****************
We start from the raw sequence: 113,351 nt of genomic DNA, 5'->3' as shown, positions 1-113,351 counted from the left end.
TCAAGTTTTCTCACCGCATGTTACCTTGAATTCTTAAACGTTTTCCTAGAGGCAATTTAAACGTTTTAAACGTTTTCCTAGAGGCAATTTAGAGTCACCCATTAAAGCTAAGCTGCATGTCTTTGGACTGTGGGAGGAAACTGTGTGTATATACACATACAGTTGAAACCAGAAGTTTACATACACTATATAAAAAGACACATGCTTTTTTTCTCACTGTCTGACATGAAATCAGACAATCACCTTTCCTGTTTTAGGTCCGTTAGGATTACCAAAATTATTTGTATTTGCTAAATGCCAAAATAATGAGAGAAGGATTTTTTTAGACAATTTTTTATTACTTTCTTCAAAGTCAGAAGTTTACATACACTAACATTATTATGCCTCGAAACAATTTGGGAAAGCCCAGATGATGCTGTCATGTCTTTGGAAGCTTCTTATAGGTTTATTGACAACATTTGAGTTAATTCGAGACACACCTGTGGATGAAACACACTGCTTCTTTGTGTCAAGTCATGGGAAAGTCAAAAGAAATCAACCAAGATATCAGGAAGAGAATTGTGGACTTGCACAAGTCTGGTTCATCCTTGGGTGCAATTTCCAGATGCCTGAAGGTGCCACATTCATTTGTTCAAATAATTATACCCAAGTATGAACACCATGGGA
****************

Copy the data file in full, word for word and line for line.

We start from the raw sequence: 113,351 nt of genomic DNA, 5'->3' as shown, positions 1-113,351 counted from the left end.
TCAAGTTTTCTCACCGCATGTTACCTTGAATTCTTAAACGTTTTCCTAGAGGCAATTTAAACGTTTTAAACGTTTTCCTAGAGGCAATTTAGAGTCACCCATTAAAGCTAAGCTGCATGTCTTTGGACTGTGGGAGGAAACTGTGTGTATATACACATACAGTTGAAACCAGAAGTTTACATACACTATATAAAAAGACACATGCTTTTTTTCTCACTGTCTGACATGAAATCAGACAATCACCTTTCCTGTTTTAGGTCCGTTAGGATTACCAAAATTATTTGTATTTGCTAAATGCCAAAATAATGAGAGAAGGATTTTTTTAGACAATTTTTTATTACTTTCTTCAAAGTCAGAAGTTTACATACACTAACATTATTATGCCTCGAAACAATTTGGGAAAGCCCAGATGATGCTGTCATGTCTTTGGAAGCTTCTTATAGGTTTATTGACAACATTTGAGTTAATTCGAGACACACCTGTGGATGAAACACACTGCTTCTTTGTGTCAAGTCATGGGAAAGTCAAAAGAAATCAACCAAGATATCAGGAAGAGAATTGTGGACTTGCACAAGTCTGGTTCATCCTTGGGTGCAATTTCCAGATGCCTGAAGGTGCCACATTCATTTGTTCAAATAATTATACCCAAGTATGAACACCATGGGA